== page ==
– The phrase “mired in a recession” seems to understate Japan’s economic predicament. Twelve years after the Nikkei bubble burst, the economy can’t seem to get out of its own way.
– But the Japanese economy is nothing if not schizophrenic. “Tumbling industrial production, falling business sentiment and plunging exports may keep economists and company managers at midnight,” the Far Eastern Economic Review reports. But despite sluggish economic activity, the Review observes, the middle-class seems unperturbed. “The line snaking through Tokyo’s Tony Ginza district on June 28th was not in front of a government office providing assistance to the needy or unemployed…This line hugged the newest outlet of French luxury retailer Hermes…”
– Meanwhile, back in the States, about 2,300 US companies will report earnings this week – including one-third of the S&P 500 – and you can bet that very few of them will be crowd-pleasers. As we’ve been observing for months, it’s tough to grow earnings when neither consumers nor corporations possess the means to spend.
– That’s not to say both groups wouldn’t be delighted to spend more – if only they could borrow more. But it’s starting to get tricky to pile debt on debt. For example, telecom carriers added $255 billion of debt in 1998, $326 billion in 1999 and $655 billion in 2000. Now that the telecom bubble has burst, many are unable to pay the money back. Pity the bondholders of bubble-era debt claims.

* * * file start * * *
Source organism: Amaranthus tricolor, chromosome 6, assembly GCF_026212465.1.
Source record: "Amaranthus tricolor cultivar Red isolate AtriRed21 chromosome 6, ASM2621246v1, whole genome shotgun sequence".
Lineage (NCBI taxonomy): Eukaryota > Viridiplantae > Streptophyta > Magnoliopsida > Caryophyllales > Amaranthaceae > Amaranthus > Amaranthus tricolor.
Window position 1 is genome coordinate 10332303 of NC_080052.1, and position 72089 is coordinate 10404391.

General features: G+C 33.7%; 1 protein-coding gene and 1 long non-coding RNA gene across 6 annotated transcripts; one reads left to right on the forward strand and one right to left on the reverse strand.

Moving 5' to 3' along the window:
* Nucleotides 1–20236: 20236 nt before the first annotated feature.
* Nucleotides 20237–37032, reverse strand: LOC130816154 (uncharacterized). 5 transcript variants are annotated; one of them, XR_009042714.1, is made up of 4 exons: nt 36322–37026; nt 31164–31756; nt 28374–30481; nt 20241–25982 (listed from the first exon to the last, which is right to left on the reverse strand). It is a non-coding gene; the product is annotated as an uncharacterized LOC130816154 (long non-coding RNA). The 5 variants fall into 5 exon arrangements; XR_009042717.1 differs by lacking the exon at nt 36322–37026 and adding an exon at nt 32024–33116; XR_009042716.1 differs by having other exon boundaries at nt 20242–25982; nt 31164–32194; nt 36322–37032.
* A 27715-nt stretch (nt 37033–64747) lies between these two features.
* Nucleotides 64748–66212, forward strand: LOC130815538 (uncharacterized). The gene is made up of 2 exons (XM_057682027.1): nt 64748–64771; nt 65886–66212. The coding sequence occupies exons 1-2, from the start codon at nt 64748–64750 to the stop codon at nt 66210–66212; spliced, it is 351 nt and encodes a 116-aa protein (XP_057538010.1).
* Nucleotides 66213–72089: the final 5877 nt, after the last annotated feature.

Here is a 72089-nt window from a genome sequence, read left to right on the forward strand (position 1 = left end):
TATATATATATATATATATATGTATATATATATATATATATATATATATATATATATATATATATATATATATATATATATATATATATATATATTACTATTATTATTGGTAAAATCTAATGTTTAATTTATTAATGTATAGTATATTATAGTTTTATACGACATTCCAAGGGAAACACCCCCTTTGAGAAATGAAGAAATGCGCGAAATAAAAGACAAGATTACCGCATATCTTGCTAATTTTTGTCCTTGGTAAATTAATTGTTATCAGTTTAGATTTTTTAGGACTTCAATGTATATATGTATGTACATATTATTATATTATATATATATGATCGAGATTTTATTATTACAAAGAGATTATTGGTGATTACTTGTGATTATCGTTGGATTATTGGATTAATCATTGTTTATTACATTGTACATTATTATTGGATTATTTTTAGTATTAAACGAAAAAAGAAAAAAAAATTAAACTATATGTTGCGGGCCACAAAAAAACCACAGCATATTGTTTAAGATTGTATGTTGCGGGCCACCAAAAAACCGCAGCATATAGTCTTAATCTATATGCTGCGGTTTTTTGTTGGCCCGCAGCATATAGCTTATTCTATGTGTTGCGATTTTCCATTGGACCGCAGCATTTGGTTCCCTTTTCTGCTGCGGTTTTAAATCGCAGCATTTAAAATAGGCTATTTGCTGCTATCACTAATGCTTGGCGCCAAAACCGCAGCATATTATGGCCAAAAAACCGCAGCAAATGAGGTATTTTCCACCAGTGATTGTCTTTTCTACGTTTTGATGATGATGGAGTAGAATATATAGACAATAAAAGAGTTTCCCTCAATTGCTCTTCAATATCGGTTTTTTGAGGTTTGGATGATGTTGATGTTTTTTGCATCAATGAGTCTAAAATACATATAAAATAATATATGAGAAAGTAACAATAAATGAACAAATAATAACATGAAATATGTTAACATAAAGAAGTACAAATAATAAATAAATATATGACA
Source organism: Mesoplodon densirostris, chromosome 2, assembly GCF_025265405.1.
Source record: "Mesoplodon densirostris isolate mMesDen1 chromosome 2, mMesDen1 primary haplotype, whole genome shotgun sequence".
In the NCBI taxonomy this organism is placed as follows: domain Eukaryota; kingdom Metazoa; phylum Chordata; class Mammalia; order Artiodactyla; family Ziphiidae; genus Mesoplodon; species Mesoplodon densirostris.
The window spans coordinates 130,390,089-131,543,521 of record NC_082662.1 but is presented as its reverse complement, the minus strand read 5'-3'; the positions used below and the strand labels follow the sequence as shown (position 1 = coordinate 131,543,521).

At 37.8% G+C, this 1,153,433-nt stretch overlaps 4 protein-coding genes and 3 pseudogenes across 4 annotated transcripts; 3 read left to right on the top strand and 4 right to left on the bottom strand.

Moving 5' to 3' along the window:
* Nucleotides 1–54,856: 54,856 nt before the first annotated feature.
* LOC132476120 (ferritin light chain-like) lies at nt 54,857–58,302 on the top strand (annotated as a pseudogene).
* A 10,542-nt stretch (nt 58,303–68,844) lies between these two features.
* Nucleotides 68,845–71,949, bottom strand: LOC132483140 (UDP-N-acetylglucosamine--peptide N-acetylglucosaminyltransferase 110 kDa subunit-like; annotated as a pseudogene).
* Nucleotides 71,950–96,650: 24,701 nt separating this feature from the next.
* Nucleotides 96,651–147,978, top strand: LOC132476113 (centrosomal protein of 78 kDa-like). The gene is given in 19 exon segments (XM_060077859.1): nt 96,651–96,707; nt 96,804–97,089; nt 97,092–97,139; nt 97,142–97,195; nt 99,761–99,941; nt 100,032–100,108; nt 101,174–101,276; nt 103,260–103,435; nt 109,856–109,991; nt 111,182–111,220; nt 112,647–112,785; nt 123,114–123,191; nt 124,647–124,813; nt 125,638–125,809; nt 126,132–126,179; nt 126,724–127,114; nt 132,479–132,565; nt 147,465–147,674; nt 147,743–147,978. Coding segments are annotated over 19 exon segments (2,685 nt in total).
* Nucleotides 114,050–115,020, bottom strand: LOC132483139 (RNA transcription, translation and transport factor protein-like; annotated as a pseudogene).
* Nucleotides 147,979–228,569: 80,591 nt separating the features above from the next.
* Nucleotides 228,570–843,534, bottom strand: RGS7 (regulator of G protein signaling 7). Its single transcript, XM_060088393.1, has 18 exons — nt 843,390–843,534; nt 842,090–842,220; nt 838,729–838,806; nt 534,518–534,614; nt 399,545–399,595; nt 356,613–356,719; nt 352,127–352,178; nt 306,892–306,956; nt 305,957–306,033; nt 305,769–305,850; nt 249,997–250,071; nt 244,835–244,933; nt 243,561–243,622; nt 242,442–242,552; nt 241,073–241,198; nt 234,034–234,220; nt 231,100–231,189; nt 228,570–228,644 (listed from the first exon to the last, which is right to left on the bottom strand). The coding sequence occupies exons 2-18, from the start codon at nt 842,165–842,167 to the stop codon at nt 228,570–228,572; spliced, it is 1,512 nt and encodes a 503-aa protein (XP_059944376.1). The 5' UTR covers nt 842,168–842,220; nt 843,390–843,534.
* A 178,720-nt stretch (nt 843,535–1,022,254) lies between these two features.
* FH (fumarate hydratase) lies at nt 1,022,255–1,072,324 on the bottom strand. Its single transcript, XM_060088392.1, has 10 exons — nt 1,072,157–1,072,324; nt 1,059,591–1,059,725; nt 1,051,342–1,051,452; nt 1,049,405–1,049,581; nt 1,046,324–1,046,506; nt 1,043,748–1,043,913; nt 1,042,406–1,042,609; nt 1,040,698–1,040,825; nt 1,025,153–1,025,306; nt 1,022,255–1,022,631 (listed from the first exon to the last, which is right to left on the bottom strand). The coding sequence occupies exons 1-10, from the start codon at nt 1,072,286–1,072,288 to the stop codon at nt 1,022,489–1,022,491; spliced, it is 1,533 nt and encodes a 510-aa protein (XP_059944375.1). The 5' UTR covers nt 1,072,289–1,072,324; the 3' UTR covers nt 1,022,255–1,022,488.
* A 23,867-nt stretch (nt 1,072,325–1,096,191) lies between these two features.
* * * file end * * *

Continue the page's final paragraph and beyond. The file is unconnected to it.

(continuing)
– “During the first half of 2001,” the Wall Street Journal reports, citing Ed Altman of NYU, “investors owning defaulted telecom junk bonds recovered an average of 12 cents on each $1 of face value, down sharply from 25 cents on the dollar in 1999 and 2000.”
Back to Bill in Baltimore…
*** The New York Times reports that “Dowdy Old Baltimore Turned Fashionable.” Thanks to the movie director, Barry Levinson, novelist Anne Tyler, and a spiffed up downtown, Baltimore is now hip. Or so they say.
*** But on Friday night, I took the family to see “Kiss Me Kate” at the Kennedy Center in Washington. Maria looked startlingly grown up in her theatre gown. Sophia too, but I’ve gotten used to the idea of Sophia as a young woman. (I don’t think I’m ready for Maria to reach adulthood.)
*** A very cute production, “Kiss Me Kate” is the story of a theatre company that performs a musical version of Shakespeare’s ‘Taming of the Shrew,’ with lots of gags and guffaws of modern theatre life. The play takes place in Baltimore, leading to such memorable exchanges as:
“Hey, Pat, can you lend me $2?”
“If I had $2, do you think I’d be in Baltimore?”